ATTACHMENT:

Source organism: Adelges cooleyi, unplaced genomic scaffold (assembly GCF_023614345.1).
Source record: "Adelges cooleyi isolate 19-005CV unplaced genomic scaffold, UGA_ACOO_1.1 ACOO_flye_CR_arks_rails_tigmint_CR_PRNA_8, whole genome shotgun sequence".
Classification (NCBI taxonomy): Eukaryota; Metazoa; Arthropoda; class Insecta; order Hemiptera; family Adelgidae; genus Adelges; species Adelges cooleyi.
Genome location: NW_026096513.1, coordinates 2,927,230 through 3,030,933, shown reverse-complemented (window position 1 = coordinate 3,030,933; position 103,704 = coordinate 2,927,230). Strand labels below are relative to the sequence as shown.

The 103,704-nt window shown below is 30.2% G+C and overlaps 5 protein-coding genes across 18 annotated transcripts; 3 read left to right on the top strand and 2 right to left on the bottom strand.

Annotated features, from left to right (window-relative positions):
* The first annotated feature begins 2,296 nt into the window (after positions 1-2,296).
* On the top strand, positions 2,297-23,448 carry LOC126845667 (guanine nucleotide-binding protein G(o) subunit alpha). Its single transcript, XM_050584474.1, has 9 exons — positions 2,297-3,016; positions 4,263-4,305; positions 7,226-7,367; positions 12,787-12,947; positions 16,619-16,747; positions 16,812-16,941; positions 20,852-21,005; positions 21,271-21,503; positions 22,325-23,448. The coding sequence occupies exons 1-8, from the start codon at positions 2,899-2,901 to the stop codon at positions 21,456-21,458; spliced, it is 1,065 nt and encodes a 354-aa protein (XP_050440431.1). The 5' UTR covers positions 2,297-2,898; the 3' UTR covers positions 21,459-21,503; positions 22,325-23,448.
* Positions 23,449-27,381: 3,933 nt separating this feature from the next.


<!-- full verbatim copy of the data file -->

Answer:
Source organism: Adelges cooleyi, unplaced genomic scaffold (assembly GCF_023614345.1).
Source record: "Adelges cooleyi isolate 19-005CV unplaced genomic scaffold, UGA_ACOO_1.1 ACOO_flye_CR_arks_rails_tigmint_CR_PRNA_8, whole genome shotgun sequence".
Classification (NCBI taxonomy): Eukaryota; Metazoa; Arthropoda; class Insecta; order Hemiptera; family Adelgidae; genus Adelges; species Adelges cooleyi.
Genome location: NW_026096513.1, coordinates 2,927,230 through 3,030,933, shown reverse-complemented (window position 1 = coordinate 3,030,933; position 103,704 = coordinate 2,927,230). Strand labels below are relative to the sequence as shown.

The 103,704-nt window shown below is 30.2% G+C and overlaps 5 protein-coding genes across 18 annotated transcripts; 3 read left to right on the top strand and 2 right to left on the bottom strand.

Annotated features, from left to right (window-relative positions):
* The first annotated feature begins 2,296 nt into the window (after positions 1-2,296).
* On the top strand, positions 2,297-23,448 carry LOC126845667 (guanine nucleotide-binding protein G(o) subunit alpha). Its single transcript, XM_050584474.1, has 9 exons — positions 2,297-3,016; positions 4,263-4,305; positions 7,226-7,367; positions 12,787-12,947; positions 16,619-16,747; positions 16,812-16,941; positions 20,852-21,005; positions 21,271-21,503; positions 22,325-23,448. The coding sequence occupies exons 1-8, from the start codon at positions 2,899-2,901 to the stop codon at positions 21,456-21,458; spliced, it is 1,065 nt and encodes a 354-aa protein (XP_050440431.1). The 5' UTR covers positions 2,297-2,898; the 3' UTR covers positions 21,459-21,503; positions 22,325-23,448.
* Positions 23,449-27,381: 3,933 nt separating this feature from the next.